The Phi Phi Islands are located in Thailand
, between the larger island of Phuket and the mainland. They are politically part of Krabi province, most of which is on the mainland.
Phi Phi Don
Ko Phi Phi Don ("ko" meaning "island" in the Thai language) is the largest island of the group, and is the only island with permanent inhabitants, although the beaches of the second largest island, Ko Phi Phi Lee (or "Ko Phi Phi Leh"), are visited by many people as well. There are no accommodation facilities on this island, but it is just a short boat ride from Ko Phi Phi Don. The rest of the islands in the group, including Bida Nok, Bida Noi, and Bamboo Island, are not much more than large limestone rocks jutting out of the sea.
Phi Phi Don
Phi Phi Don was initially populated by Muslim fishermen during the late 1940s, and later became a coconut plantation. The Thai population of Phi Phi Don remains more than 80 present Muslim.
Phi Phi History
"The cliffs are the reason we chose Phi Phi Le because in the story, the beach
that the characters are living on is surrounded by the high sea cliffs from the sea. So, it's a secret. It's like a big secret, swimming pool and beach in private and this is the attraction for the characters. That's why we have to use Phi Phi Le." - Andrew Macdonald, producer of "The Beach"
Phi Phi is situated in Krabi Province in southern Thailand
The two islands that make up this group (Phi Phi Don aPhi Phi Donnd Phi Phi Le) are about 40 kilometres south-west of Krabi City. The islands are about equidistant from Krabi and Phuket (to the north-west). The islands are famed for their spectacular landscapes. Rock climbers are attracted by the breathtaking cliffs, with tall sheer walls of limestone. Nature lovers, meanwhile, find a haven in the islands' transparent seas and corel beds, which are home to a wide range of sea life.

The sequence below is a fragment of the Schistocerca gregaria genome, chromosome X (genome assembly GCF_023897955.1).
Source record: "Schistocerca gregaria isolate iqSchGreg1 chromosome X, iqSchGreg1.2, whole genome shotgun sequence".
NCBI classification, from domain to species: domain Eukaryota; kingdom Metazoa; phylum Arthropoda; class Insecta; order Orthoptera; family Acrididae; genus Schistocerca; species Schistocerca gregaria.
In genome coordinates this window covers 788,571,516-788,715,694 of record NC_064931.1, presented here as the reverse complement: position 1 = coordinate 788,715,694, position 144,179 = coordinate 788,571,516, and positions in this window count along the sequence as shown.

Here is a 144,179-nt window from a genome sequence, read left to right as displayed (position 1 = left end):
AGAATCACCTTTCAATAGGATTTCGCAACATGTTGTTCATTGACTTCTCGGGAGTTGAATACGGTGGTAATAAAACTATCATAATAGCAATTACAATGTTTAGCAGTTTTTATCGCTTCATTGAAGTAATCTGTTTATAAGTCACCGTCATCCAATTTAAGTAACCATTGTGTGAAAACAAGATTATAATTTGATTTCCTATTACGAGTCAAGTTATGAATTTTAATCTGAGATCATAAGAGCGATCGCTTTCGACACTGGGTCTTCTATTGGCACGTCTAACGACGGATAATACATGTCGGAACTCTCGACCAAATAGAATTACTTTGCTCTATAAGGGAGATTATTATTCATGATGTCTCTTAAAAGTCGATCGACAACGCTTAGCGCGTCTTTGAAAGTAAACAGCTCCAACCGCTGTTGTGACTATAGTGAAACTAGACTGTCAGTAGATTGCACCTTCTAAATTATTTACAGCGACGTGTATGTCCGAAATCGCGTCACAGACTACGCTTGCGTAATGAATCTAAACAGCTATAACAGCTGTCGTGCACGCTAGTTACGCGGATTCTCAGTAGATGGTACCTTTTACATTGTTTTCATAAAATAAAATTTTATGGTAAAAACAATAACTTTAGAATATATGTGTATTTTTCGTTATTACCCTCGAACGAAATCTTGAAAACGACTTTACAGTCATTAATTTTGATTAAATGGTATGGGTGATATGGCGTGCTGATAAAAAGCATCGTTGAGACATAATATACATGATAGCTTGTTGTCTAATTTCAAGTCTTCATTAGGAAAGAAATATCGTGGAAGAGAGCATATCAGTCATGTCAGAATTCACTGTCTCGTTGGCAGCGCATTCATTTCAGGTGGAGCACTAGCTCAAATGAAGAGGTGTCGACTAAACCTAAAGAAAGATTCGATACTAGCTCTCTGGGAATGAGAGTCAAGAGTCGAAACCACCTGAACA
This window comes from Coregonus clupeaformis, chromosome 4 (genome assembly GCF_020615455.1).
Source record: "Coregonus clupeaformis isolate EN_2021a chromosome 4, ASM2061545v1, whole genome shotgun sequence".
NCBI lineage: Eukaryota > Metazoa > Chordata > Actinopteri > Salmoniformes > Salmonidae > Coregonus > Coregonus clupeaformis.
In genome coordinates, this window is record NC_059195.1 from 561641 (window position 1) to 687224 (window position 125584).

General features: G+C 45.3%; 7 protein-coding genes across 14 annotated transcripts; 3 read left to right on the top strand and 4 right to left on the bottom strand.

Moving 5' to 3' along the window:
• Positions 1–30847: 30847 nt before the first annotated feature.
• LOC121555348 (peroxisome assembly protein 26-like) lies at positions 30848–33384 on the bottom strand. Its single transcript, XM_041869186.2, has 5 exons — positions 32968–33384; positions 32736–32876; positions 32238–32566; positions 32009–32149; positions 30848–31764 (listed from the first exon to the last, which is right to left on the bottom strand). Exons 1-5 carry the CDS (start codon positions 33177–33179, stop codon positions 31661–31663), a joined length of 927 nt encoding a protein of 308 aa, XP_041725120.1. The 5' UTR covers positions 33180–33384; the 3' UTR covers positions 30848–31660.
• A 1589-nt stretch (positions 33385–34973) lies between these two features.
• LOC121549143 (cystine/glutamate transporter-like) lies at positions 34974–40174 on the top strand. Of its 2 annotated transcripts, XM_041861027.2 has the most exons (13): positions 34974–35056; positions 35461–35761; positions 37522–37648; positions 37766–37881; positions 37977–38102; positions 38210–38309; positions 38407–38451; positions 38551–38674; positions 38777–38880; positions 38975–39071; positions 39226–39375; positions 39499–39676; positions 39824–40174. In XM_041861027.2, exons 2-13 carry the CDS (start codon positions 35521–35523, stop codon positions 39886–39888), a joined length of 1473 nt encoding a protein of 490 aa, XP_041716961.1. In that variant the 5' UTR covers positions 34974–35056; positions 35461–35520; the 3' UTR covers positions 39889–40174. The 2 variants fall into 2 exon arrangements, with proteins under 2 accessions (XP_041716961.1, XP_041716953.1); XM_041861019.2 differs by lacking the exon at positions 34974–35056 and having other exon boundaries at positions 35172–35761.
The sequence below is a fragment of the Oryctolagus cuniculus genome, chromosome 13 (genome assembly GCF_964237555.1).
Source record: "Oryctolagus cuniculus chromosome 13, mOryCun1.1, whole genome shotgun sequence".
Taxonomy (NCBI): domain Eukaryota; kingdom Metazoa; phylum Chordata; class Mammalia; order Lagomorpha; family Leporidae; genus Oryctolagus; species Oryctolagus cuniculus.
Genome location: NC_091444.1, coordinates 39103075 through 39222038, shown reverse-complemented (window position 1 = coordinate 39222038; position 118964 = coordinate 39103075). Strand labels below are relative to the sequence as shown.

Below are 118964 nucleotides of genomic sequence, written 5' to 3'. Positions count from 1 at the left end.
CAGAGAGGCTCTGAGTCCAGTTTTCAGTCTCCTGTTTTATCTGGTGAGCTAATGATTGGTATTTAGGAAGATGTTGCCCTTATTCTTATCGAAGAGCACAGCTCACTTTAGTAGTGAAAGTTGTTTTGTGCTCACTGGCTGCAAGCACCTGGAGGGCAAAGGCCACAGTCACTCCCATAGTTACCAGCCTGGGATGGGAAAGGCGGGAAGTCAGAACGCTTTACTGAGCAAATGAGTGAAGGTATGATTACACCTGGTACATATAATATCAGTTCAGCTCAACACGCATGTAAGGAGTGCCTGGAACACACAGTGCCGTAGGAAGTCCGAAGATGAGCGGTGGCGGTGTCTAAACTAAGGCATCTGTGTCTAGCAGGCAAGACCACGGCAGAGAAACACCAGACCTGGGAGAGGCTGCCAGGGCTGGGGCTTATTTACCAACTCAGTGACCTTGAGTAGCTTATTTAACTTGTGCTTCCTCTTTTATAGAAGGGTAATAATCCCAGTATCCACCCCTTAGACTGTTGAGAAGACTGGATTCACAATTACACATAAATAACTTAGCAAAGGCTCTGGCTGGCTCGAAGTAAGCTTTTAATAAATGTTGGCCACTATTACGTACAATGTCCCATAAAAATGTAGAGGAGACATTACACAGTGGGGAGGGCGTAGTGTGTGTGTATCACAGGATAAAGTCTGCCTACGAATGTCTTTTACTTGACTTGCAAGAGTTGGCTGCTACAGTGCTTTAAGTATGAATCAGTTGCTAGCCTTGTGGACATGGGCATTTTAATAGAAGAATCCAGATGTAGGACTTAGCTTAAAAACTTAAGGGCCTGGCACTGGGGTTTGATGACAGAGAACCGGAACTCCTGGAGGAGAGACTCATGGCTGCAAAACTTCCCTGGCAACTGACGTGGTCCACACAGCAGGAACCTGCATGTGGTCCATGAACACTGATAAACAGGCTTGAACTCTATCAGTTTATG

The two sections of Phi Phi Don
the larger of the two islands, are linked by a 1 k.m. isthmus of sand. Here stands the island's original Muslim fishing village, Ban Ton Sai, now enveloped by an ever-expanding belt of bungalows, cafes and hotels. A pEntrance to Viking Caveleasant one-hour coastal walk from Ban Ton Sai leads to Hat Yao (long beach), with tantalising white sands, vibrant offshore marine life and unhindered views to the soaring flanks of Phi Phi Le, 4 kilometres away. It is also worth climbing the steep trails on Phi Phi Don's two massifs, which afford wonderful vistas over the island. Superb coral beds at Hin Pae off Hat Yao provide some of the best snorkelling in Thailand. To the north is Ban Laem Tong. This village's sea gypsy population still survives on fish caught in the isolated coves of nearby Laem Tong.
Phi Phi Don
In contrast to phi Phi Don, Phi Phi Le remains uninhabited and unspoilt. Boats from Phi Phi Don bring visitors on day trips to see the paintings in Viking Cave (see picture). Another feature of the cave are the nests of edible swiftlet nests which are used in bird nest soup. Agile collectors climb rickety bamboo scaffolding to reach the nests, which are so valuable that the caves are protected by armed guards. In a bid to halt the illegal trade of the nests, staying overnight on the island is prohibited. There is excellent snorkelling at the coral reefs of ao Maya, a bay in the southwest corner of the island.